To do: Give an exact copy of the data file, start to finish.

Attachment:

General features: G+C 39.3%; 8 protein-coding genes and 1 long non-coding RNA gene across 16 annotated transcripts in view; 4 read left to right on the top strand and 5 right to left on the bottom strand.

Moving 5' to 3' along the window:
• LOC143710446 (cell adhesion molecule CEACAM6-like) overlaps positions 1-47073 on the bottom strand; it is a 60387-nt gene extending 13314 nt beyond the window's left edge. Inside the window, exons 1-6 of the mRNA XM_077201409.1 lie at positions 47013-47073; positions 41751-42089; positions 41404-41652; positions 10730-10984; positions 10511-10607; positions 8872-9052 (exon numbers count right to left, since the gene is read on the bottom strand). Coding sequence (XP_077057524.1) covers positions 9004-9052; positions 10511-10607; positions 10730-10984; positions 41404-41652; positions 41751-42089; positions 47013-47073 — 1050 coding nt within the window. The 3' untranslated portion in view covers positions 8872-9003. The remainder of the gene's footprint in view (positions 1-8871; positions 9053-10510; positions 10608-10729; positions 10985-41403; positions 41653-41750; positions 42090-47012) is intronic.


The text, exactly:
General features: G+C 39.3%; 8 protein-coding genes and 1 long non-coding RNA gene across 16 annotated transcripts in view; 4 read left to right on the top strand and 5 right to left on the bottom strand.

Moving 5' to 3' along the window:
• LOC143710446 (cell adhesion molecule CEACAM6-like) overlaps positions 1-47073 on the bottom strand; it is a 60387-nt gene extending 13314 nt beyond the window's left edge. Inside the window, exons 1-6 of the mRNA XM_077201409.1 lie at positions 47013-47073; positions 41751-42089; positions 41404-41652; positions 10730-10984; positions 10511-10607; positions 8872-9052 (exon numbers count right to left, since the gene is read on the bottom strand). Coding sequence (XP_077057524.1) covers positions 9004-9052; positions 10511-10607; positions 10730-10984; positions 41404-41652; positions 41751-42089; positions 47013-47073 — 1050 coding nt within the window. The 3' untranslated portion in view covers positions 8872-9003. The remainder of the gene's footprint in view (positions 1-8871; positions 9053-10510; positions 10608-10729; positions 10985-41403; positions 41653-41750; positions 42090-47012) is intronic.